My original mel did recur on the scar line 27 years later so you do have to remain vigilant! However, it sounds as if yours have all been found very thin.   I did not change my life style and instead used it as a warning to go and enjoy my life because you never know what will happen. I'm not saying that I eat horrible (I don't) but I also did not change. Emotionally I would have my ups and downs when I would have a new mel come along but I refused to let the thoughts drag me down for long.

                              This website while is great and has really good and current info can also be a scary place for those with thin melanomas. Most of the people who post here have advanced disease. We do have a few Stage I folks who have a wealth of knowledge and help newcomers. Yours will hopefully never recur and while you need to be much more sun careful you need to be careful of being overtaken with the fear. 

                              Linda

                              Stage IV stable

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                              lhaley
                              Participant

                                I have had 6 primaries and also have been diagnosed with dysplastic nevus syndrome.  My journey started in 1979!  I've also had more moles than I can count removed along with way too many wide excisions. I do have the photo's that Janner talked about and they are compared to my moles when I feel there is a change.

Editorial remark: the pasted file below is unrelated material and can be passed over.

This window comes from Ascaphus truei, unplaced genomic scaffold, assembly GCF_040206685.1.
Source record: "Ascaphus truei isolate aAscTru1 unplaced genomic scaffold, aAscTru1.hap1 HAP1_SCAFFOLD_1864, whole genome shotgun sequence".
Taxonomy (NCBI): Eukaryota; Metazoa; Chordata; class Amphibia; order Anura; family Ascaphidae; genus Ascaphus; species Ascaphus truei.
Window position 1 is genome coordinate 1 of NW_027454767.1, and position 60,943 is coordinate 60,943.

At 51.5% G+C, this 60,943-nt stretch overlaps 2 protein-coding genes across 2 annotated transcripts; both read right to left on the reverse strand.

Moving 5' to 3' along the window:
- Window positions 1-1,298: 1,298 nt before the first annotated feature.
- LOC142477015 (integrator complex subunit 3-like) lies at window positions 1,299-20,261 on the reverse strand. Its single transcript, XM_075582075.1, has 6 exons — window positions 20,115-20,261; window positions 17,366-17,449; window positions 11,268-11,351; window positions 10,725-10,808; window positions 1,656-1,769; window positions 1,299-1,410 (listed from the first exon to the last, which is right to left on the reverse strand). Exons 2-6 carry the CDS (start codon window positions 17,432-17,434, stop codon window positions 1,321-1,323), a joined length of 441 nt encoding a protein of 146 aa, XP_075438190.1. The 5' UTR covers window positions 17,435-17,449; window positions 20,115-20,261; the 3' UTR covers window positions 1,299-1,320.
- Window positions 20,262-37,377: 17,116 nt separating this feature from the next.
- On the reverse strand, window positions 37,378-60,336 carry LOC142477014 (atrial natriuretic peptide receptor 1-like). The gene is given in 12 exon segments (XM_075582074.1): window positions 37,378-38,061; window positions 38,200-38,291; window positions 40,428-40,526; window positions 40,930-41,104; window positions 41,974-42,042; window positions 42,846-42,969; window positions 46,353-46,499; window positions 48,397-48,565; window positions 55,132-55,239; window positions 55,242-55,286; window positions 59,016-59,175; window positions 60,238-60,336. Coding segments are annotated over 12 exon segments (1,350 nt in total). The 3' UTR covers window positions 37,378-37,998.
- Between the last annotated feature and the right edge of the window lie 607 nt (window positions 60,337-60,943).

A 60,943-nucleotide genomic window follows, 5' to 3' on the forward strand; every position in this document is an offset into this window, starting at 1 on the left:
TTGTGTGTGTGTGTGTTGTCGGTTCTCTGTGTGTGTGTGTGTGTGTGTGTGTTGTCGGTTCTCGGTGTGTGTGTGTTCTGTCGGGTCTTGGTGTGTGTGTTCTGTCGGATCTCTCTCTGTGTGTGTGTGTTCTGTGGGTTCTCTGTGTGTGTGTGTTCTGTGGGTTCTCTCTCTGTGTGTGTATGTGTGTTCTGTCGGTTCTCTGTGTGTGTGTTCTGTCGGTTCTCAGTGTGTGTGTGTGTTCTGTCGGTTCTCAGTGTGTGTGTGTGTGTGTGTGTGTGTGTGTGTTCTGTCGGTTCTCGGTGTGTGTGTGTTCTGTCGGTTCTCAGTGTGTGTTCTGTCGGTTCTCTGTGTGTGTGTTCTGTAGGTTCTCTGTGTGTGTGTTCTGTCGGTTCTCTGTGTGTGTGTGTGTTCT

I'm going to a new derm because we have moved and he took his own pictures after comparing my old ones. Now when I go he has them on his computer screen and can enlarge them as needed.  Actually I have an appointment in a few hours with him.  I have gone every 3 months for over 30 years. There may have been a few years when I didn't have issues and went to 6 months spacing. 

                                My original mel did recur on the scar line 27 years later so you do have to remain vigilant! However, it sounds as if yours have all been found very thin.   I did not change my life style and instead used it as a warning to go and enjoy my life because you never know what will happen. I'm not saying that I eat horrible (I don't) but I also did not change. Emotionally I would have my ups and downs when I would have a new mel come along but I refused to let the thoughts drag me down for long.